To set the core index nc greater than the outer cladding index, n2, the core silica contains index raising dopants such as: P2O5; GeO2; co-dopants GeO2 and B2O3; P2O5 and B2O3; or GeO2, P2O5 and B2O3. Setting the index of the inner clad index n1 can be achieved by doping silica with either fluorine or boron and may include other co-dopants such as P2O5 or GeO2. The outer cladding index n2 typically matches silica and may be a pure silica composition or a silica composition containing fluorine or boron and co-doped with P2O5 or GeO2.
The core region 11 may be made photosensitive with the use of germanium or boron dopants. A fiber is photosensitive when at least one of the material components comprising the fiber permanently changes physical properties upon exposure to actinic radiation. Preferably, the refractive index of the material is the property that is permanently affected. Making the core region photosensitive allows Bragg gratings to be written into the fiber, by exposing a region of the fiber to a pattern of ultraviolet light. In the alternative, long period gratings can be written in place of the Bragg gratings.
The index and geometry profile of a first preferred embodiment of the invention is shown in FIG. 3. The first preferred embodiment has a raised index Δn+ of 0.0018, a depressed index Δn− of 0.0060, a core diameter 2 a of 8.0 μm and a depressed inner clad diameter of 21 μm. A fiber having a small depressed inner clad to core diameter ratio such as this is sometimes referred to as a “W” fiber and represents a narrow depressed well case.
This fiber has an outer diameter of 125 μm, resulting in a second mode cutoff wavelength of 930 nm and a mode field diameter of 6.4 μm when measured at 980 nm. The attenuation characteristics near the operating wavelength λop=980 nm are shown in FIG. 5. Although an acceptable attenuation of about 60 dB/km can be achieved for a typical one meter pigtail length, it is clear that the fundamental mode may show tunneling tendencies at the operating wavelength, and therefore does not have a flat, low loss operating region.
At 1550 nm, the attenuation of a straight piece of fiber may exceed 10 dB/meter. This fiber represents one of the limits of the DIC fiber design space. A smaller well width would result in even higher operating wavelength losses, as the fundamental mode tunneling would have been even stronger. Another problem with this design is the high sensitivity of the operating wavelength attenuation to slight variations in manufacturing conditions during fiber production. For example, if the 2nd mode cutoff were to shift 50 nm to 880 nm, the attenuation in the 980 nm window would increase to about 200 dB/km or 0.2 dB for a one meter pigtail. This would be an unacceptable additional insertion loss for many applications.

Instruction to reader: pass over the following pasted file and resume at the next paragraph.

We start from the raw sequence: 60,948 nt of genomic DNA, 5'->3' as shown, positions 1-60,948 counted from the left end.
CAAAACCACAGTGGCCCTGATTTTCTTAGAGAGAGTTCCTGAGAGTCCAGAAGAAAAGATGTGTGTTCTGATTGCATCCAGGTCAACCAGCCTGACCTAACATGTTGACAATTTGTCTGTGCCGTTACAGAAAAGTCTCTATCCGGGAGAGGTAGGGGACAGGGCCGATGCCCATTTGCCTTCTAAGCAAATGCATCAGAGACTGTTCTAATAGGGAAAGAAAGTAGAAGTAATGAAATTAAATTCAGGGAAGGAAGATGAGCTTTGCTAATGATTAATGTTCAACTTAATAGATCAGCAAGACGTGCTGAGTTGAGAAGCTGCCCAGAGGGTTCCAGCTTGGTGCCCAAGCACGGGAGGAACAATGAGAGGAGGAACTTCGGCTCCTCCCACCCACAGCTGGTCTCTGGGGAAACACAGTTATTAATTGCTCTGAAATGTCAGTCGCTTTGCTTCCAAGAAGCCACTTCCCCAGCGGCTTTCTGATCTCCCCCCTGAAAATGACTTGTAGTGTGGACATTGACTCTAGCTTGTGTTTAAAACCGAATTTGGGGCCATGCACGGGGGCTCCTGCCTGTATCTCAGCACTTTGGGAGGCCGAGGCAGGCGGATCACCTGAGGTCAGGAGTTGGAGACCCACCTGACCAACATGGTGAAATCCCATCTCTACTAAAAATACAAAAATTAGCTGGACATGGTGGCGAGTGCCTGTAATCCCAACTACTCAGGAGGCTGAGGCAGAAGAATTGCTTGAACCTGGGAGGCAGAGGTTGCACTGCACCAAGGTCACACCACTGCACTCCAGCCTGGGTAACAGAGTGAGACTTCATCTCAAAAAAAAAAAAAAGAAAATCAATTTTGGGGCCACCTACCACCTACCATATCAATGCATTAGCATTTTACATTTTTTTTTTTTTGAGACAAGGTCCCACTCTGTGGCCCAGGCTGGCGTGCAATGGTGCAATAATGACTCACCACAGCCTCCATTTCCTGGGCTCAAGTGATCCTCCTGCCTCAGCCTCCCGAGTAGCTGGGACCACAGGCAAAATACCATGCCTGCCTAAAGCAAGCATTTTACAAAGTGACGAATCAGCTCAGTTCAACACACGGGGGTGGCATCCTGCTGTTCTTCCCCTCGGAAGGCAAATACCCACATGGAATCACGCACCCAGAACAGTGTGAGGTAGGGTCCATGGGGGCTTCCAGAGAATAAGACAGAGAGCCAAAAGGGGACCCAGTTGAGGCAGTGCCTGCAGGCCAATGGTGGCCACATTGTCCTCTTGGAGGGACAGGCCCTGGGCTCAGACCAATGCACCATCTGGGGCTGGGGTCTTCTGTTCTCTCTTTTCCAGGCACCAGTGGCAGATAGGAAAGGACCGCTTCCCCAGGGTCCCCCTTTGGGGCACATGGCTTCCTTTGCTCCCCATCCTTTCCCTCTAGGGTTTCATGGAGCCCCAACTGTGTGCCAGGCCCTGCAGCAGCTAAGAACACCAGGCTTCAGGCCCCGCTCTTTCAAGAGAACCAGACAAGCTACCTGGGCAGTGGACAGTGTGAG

A second preferred embodiment is represented by the refractive index/geometry profile shown in FIG. 4. In this second preferred embodiment, the core has a raised index Δn+ of 0.0011, a depressed index Δn− of 0.0060, a core diameter 2 a of 6.1 μm and a depressed inner clad diameter of 31 μm. This wider depressed well design is still narrower than typical DIC fiber used in long transmission link applications. This fiber has a second mode cutoff of 920 nm and a mode field diameter at 980 nm of 5.9 μm which is identically matched to Flexcore 1060, a common pigtailing fiber made by Corning, Inc. The attenuation characteristic of this fiber near the operating wavelength λop=980 nm is shown in FIG. 6. The attenuation in the pump wavelength region of 970-1000 nm is less than 10 dB/km and is essentially flat. A 40 nm shift in the 2nd mode cutoff of this fiber to 880 nm would result in an increase in the attenuation of about 4 dB/km to about 9 dB/km—an insignificant increase of 0.004 dB for a one meter pigtail.
The long wavelength attenuation characteristic is shown in FIG. 7 and shows that the attenuation of wavelengths λhi over the erbium “C” band is a minimum of 15 dB/meter in a straight fiber configuration.
Low loss splicing to conventional pigtailing fibers such as SMF 28 and Flexcore 1060 (made by Corning, Inc.) is needed to make the fiber design practical. Splice losses of less than 0.12 dB have been measured on these designs using conventional fusion splicing technology. This low loss is attributable to the excellent mode match possible with these DIC designs. For designs having less than perfect mode matches, it is possible to use special fusion splicing programs that provide enough core diffusion to effectively mode match the fibers in the local region of the splice. A slightly mismatched design resulted in average splice losses of less than 0.05 dB when spliced to Flexcore 1060 and SMF 28.
Gratings having 3% reflectivity (0.13 dB) can be written in non-H2 loaded fiber in accordance with the invention in about 50 seconds. Since a normal pump stabilizing grating requires only about 2-3% reflectivity, the fiber is sufficiently photosensitive for non-H2 loaded grating fabrication. A Bragg grating of 3% reflectivity was written in a hydrogen loaded fiber of this design in less than 10 seconds, while a Flexcore 1060 fiber similarly loaded with H2 required about 60 seconds to achieve a comparable reflectivity.